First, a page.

Definition of Conservatism (09:10)
M. Stanton Evans, Russell Kirk, William Rusher, and Milton Friedman agree that conservatives wish to repeal most social legislation made since the New Deal. Friedman suggests that modern liberals and conservatives share the same values but disagree on the means to achieve similar goals in society. Liberals believe in the government's ability to solve social and other problems, while conservatives believe that change happens through individuals, and competition is strengthened through lessening government controls.
Balance Between Order and Change (10:31)
Conservatism values the achievement of order through knowledge gained from tradition and experience, while liberalism prioritizes new methods and change. Friedman argues that the prevention of change is damaging to order. Rusher adds that law does not force social change, but codifies a social impulse.
Law Enforcement and Conservatism (08:42)
The Nixon Administration is working towards appointing conservatives to the Supreme Court as acts of violence from the New Left create fear among conservatives. Rusher argues that conservatives in the Supreme Court would enable local courts to enforce laws more strictly in response to this new unrest, and Friedman and Evans debate whether this assumes a different kind of conservative that would increase government control and whether this would be reactionary. In theory judges should not be appointed based on politics, but political views are too ingrained in the system.
Conservative Foreign Policy (09:24)
Friedman argues that there is no conservative position on foreign policy, but Evans counters that there are at least conservative principles, namely that the purpose of the U.S. government is to defend the nation. Rusher points out that conservatives view Soviet power as a serious threat, which will require building up the military—the high cost will mean reducing government spending in other areas. Many conservatives agree that the U.S. should not be involved in the Vietnam War because there is no obvious threat to the nation.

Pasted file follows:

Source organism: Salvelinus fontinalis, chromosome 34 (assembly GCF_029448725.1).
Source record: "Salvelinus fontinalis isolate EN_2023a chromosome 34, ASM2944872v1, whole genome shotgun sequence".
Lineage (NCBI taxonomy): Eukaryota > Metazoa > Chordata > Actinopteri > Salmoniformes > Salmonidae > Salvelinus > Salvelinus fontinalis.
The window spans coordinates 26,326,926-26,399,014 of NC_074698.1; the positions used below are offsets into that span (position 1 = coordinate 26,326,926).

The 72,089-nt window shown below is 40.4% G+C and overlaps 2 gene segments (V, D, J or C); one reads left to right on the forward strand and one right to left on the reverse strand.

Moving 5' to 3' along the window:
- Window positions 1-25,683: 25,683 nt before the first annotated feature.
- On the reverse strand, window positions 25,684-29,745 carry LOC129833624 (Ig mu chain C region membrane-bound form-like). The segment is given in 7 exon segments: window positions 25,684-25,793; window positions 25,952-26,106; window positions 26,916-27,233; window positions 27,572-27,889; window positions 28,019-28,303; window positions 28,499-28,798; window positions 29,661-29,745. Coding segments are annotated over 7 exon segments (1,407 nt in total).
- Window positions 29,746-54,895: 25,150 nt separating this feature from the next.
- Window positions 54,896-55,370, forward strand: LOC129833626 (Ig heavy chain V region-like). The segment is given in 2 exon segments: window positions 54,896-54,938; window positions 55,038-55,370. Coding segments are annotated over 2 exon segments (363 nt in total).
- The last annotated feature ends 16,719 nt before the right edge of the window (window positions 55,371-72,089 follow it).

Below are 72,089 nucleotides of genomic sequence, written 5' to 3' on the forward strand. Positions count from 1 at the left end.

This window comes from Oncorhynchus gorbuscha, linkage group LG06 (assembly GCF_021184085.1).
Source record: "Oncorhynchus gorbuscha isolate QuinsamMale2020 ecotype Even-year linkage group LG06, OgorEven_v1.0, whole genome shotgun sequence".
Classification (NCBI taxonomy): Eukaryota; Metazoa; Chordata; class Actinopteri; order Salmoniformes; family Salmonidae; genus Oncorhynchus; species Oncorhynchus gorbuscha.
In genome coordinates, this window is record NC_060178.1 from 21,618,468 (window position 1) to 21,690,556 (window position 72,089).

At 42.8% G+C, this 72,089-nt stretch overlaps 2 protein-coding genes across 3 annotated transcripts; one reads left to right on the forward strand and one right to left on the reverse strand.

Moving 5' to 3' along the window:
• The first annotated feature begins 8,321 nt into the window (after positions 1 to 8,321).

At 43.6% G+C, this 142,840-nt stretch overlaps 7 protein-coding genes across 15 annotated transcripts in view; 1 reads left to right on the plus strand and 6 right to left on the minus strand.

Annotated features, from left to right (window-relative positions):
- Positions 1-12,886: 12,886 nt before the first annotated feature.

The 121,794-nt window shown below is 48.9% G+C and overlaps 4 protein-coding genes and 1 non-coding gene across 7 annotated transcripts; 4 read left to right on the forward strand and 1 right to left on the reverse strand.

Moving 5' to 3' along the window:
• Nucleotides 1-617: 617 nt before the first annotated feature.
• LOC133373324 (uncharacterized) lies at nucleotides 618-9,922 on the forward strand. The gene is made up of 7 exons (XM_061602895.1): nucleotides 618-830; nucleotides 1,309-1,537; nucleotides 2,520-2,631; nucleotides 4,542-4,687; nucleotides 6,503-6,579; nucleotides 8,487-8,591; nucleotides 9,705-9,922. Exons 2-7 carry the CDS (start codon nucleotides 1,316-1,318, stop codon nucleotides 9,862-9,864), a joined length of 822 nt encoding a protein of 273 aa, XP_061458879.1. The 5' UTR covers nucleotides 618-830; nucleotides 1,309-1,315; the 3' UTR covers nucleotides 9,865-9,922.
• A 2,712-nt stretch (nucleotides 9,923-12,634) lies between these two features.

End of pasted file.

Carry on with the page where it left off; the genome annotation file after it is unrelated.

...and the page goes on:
Conservative Solutions in Urban Affairs (12:48)
Evans, Friedman, and Rusher agree that problems of housing, crime, and poverty in cities are due to previous dysfunctional programs, and the conservative response would be to repeal these programs and give people incentives to be productive. Friedman explains the income problem, which could be solved through a negative income tax, and the schooling problem which conservatives should solve by encouraging private enterprise and providing a voucher program. Most conservatives agree that there should be laws against racial discrimination, but with imposed integration, especially in schools, the government has gone too far.
Conservatism of Nixon Administration (04:15)
Kirk and Friedman agree that President Nixon is conservative and is working towards increasing the number of conservatives in government positions; Nixon realizes that it will take time to reverse liberal policies and gain support of Congress and the people. The government is reducing the power of the central government. Evans points out that Nixon is a centrist and is not instating policies that are conservative enough, though he is slowing the liberal trend.
Credits: Conservative Viewpoint (00:53)
Credits: Conservative Viewpoint
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